Inside story: In pitched battle, fists fly


May 06, 1994|By Milton Kent | Milton Kent,Sun Staff WriterNew York Times News Service

NEW YORK — For 125 years, the centerpiece of major-league baseball has been the war of wills between pitcher and batter, the endless guessing game of whether the pitcher will throw a 3-2 fastball and where the hitter expects a pitch.

But, in recent weeks, the war has leapt from the mental plain to the physical, with batters and pitchers confronting each other with more than just their wits.

Monday night, the Phillies and Padres emptied their benches at Veterans Stadium after San Diego pitcher Andy Ashby, a former Phillie, hit Mariano Duncan in the second inning, then fired a pitch at Duncan's chin in the fourth.

The next night, three more players from those teams were hit by pitches, one of which struck San Diego outfielder Phil Plantier on the wrist, forcing him to leave the game.

Not to feel left out, the Seattle Mariners and Boston Red Sox staged their own little rugby scrum in the third inning Tuesday night at Fenway Park. Seattle's Eric Anthony charged the mound when Red Sox pitcher Paul Quantrill walked him intentionally.

Quantrill, who had come in to replace the injured Frank Viola, had thrown a wild pitch behind Anthony earlier in the count and the two exchanged words that led to a scuffle as the Seattle outfielder made his way to first.

"The only guy that was under me was Anthony, and I felt bad for him," Quantrill told The Associated Press. "He had about 100 guys on top of him, and both of us were down there looking at each other. We didn't say anything. We were too busy trying to swat each other."

Even the normally placid Orioles have been involved in minor dustups, with the Mariners and the Angels, with the most serious incident coming when Chris Hoiles was plunked on the helmet by California's Scott Lewis on April 27.

Why is "Let's get ready to rumble" threatening to replace "Play Ball" as the call of choice to start ball- games?

The answer has two separate, but equally combustible parts: pitchers' desire to reclaim the inside part of the plate and batters' anger when an inside pitch strays too far.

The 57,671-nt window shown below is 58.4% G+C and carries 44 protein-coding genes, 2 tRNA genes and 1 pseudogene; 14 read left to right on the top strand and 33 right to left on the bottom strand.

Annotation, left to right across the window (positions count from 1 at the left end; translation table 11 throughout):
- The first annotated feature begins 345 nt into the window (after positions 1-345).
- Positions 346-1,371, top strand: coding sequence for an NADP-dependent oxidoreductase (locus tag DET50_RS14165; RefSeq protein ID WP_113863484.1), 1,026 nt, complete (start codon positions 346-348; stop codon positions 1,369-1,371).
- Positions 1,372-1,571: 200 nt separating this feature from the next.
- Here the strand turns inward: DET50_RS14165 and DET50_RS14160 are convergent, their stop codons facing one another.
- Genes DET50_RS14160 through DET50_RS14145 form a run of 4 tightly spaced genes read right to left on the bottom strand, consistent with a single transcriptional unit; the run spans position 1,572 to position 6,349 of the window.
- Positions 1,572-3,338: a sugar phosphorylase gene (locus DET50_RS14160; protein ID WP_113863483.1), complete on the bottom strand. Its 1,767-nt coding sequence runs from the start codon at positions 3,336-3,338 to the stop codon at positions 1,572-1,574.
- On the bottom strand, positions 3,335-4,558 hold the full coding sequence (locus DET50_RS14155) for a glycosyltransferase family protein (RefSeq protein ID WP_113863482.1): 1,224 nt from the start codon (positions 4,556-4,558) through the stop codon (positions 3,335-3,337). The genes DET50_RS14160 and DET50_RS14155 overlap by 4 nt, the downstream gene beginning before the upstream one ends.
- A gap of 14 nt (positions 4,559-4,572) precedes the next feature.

"It [pitching inside] is part of the game," Plantier said. "When I face a left-hander sometimes, I know in my mind I try to hang in there as much as I can. And when you do that, it's a little harder to get away."

But the hitters' ire is compounded when a "purpose" pitch, intended to back a batter away from the plate, or in response, perhaps, to a home run in a previous at-bat, comes in at or around his head.

"That's baseball," Anthony said. "But if he is going to throw above my shoulders, he's jeopardizing my living."

However, pitchers reply that batters charge at the slightest provocation, without considering the game situation.

Witness the most notorious brawl of the season, an April 13 slugfest in Montreal, when the Expos' Pedro Martinez hit the Cincinnati Reds' Reggie Sanders with an 0-2 pitch in the eighth.

Even though Martinez had retired 22 batters to that point and lost a perfect game bid by hitting Sanders, the Reds' outfielder took umbrage and went after the pitcher.

Sanders received a five-game suspension and a hefty fine from National League president Leonard Coleman but continued to maintain that Martinez -- who was involved in another scuffle last week when San Diego's Derek Bell charged the mound after Martinez threw an 0-2 fastball under his chin -- had thrown at him.

"I don't want to see anyone get hurt, but that stuff happens," Seattle manager Lou Pinella told The Associated Press.

"The hitters are more sensitive, and tempers will flare." NEW YORK -- Gene Orza, associate general counsel of the Major League Baseball Players Association, said yesterday that he and National League president Leonard Coleman will hold discussions with players to find out why hitters are charging the mound so often this season.

"The time has come for some heavy thinking to see what we can do to curtail the incidents," Orza said. "Someone's going to get seriously hurt one of these times."

Orza said he expected American League president Bobby Brown to participate in the arrangement.

Brown was not in his office late yesterday to comment on the idea.

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